The Jurassic Coast, Devon and Dorset
The Jurassic Coast World Heritage Site stretches over 96 miles from East Devon to Dorset; it was awarded UNESCO World Heritage status because of the unique rocks, fossils and landforms found along its route, so, definitely one for the fossil hunters – and for the walkers too as the South West Coast Path takes in the entire Jurassic Coast. The scenery is breathtaking, of secluded coves and quiet beaches, busy seafronts, soaring clifftops and rolling hills.
Not far from the starting point in East Devon are Exmouth and Sidmouth, both excellent for family days out by the sea and for watersports enthusiasts. Futher along the coast are the peaceful villages of Branscombe and Beer, both are charming and have a timeless air about them. At Branscombe you can visit The Old Forge and stop for a bite to eat at The Sea Shanty Beach Cafe; at Beer there’s Pecorama with its model trains, or Beer Quarry Caves where stone was hauled for the building of some of England’s finest cathedrals. If you go to Seaton you can take a tram ride along the wetlands; if you like a good walk the 7.5 mile Undercliff from Axmouth to Lyme Regis just over the border in Dorset, is incredible. Stroll along the historic harbour at Lyme, to the Marine Aquarium at the end, or take the kids to Dinosaurland Fossil Museum back in town.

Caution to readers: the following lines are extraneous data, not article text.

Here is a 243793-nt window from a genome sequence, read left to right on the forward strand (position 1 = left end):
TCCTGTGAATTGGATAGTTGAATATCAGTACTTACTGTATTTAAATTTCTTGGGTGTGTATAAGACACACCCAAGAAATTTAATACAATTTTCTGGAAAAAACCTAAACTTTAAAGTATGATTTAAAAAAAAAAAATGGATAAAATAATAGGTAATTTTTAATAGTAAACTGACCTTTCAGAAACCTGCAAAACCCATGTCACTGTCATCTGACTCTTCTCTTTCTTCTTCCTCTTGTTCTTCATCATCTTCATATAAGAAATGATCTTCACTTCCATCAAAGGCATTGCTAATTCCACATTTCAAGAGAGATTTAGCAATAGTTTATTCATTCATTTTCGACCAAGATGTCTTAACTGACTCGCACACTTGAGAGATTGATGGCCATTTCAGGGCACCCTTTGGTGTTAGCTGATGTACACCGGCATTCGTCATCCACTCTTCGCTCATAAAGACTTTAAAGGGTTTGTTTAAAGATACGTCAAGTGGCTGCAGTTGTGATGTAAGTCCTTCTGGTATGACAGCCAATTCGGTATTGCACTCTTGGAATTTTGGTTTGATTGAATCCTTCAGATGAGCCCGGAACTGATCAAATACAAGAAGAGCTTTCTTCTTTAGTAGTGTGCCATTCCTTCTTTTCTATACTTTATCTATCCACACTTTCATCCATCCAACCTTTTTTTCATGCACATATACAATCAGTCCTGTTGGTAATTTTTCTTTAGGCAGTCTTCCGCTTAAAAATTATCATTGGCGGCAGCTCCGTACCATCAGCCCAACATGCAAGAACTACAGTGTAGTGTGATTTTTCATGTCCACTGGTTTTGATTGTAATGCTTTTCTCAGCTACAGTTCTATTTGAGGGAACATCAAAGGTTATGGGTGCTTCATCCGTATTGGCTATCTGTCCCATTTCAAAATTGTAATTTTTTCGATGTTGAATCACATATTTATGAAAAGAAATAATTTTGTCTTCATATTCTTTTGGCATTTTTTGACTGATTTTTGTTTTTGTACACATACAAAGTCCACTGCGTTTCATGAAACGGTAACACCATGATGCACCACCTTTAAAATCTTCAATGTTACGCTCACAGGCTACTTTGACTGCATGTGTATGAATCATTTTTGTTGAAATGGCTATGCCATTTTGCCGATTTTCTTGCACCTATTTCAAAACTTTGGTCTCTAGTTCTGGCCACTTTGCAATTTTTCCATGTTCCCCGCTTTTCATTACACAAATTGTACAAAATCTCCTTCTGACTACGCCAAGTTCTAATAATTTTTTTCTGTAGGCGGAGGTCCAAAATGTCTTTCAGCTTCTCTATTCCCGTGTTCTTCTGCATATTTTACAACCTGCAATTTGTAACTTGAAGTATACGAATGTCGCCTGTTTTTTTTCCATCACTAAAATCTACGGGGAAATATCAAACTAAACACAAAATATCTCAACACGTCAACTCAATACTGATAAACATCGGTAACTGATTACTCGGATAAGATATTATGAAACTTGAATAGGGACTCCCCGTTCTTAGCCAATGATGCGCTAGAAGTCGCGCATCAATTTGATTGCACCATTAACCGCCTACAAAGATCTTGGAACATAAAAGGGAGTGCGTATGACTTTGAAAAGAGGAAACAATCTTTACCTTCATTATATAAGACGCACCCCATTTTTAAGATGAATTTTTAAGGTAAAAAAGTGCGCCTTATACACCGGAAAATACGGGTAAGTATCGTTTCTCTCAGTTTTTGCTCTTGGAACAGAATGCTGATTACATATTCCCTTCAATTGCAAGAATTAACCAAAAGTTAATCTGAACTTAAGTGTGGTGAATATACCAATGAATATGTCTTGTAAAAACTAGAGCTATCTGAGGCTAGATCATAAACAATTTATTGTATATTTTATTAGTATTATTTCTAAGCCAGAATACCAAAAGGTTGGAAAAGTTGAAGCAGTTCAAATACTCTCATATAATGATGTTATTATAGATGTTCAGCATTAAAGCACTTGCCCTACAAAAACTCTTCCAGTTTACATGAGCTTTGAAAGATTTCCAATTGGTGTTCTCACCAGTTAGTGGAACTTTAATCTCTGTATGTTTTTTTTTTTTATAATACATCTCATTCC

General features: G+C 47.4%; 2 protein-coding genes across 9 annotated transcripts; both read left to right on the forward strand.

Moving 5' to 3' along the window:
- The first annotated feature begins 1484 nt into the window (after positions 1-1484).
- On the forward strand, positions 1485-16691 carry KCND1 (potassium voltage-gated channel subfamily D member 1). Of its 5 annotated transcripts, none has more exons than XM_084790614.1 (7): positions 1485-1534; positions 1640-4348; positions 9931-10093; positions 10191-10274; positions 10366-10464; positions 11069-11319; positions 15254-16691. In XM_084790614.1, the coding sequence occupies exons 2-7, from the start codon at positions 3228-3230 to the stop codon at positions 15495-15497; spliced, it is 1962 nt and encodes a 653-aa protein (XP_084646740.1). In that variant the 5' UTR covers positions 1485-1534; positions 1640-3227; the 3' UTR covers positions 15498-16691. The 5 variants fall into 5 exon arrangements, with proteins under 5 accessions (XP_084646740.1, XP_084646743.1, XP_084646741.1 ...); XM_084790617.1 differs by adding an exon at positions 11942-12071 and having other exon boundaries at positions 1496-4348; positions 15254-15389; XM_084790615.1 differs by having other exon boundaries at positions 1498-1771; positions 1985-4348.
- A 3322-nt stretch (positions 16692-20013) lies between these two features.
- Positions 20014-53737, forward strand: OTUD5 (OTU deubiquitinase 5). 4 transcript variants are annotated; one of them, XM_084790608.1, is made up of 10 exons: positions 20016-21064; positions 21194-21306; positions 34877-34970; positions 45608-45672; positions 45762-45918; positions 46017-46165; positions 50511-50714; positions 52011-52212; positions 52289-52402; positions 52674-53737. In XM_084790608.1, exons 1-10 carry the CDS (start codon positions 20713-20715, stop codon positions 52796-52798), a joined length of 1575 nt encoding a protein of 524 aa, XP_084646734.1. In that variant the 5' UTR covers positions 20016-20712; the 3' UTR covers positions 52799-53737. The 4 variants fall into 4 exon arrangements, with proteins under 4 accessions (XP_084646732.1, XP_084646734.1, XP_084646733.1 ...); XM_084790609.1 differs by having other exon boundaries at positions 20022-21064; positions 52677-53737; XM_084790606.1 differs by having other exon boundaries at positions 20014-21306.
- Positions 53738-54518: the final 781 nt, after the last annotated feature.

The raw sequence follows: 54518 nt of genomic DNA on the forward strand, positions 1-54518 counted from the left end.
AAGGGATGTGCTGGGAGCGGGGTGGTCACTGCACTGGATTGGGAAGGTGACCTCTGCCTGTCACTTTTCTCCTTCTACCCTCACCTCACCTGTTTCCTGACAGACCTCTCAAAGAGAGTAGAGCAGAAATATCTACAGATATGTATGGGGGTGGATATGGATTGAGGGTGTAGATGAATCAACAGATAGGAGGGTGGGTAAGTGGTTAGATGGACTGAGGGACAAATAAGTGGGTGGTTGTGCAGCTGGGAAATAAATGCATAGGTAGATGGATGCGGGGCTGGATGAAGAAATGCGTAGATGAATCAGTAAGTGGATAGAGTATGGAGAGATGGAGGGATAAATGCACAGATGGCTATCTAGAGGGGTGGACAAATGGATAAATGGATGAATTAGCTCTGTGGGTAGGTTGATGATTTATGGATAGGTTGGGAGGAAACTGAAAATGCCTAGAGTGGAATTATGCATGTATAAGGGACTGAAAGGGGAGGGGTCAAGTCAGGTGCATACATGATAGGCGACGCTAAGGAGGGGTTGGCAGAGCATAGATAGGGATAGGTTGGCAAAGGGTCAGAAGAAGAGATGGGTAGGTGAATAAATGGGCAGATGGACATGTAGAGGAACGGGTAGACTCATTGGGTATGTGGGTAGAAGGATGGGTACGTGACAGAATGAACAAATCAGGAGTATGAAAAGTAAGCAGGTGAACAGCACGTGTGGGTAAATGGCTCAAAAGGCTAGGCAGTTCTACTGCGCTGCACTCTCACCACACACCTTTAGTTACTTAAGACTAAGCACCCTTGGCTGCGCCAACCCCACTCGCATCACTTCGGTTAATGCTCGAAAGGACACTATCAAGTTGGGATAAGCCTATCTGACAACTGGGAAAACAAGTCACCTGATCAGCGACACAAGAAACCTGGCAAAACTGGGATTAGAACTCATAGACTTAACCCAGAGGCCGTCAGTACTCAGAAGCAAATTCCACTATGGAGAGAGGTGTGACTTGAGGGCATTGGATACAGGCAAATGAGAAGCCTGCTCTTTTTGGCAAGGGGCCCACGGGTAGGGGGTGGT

Join a guided fossil hunt at Charmouth, or walk up the cliff to Golden Cap, the highest point on the South coast of England; enjoy lunch at the Hive Beach Café at Burton Bradstock, walk the dog on Cogden Beach. Then it’s on, on, on, along the long shingle ridge of Chesil Beach to the ruggedly beautiful Isle of Portland and its narrow promontory, Portland Bill, then round to Weymouth, buzzing with holiday makers in the summer.
At last you reach the breathtaking landscapes of Durdle Door with its natural limestone arch and secluded and picturesque, Lulworth Cove. Right at the end of the Jurassic Coast World Heritage Site are Old Harry Rocks near Swanage, towering chalk cliffs topped by lush green downlands, and stacks standing in the sea. Words don’t do the Jurassic Coast the justice it deserves, so if you’re down in the West Country on your large group holidays, at least go and see part of it.
All information correct at the time of writing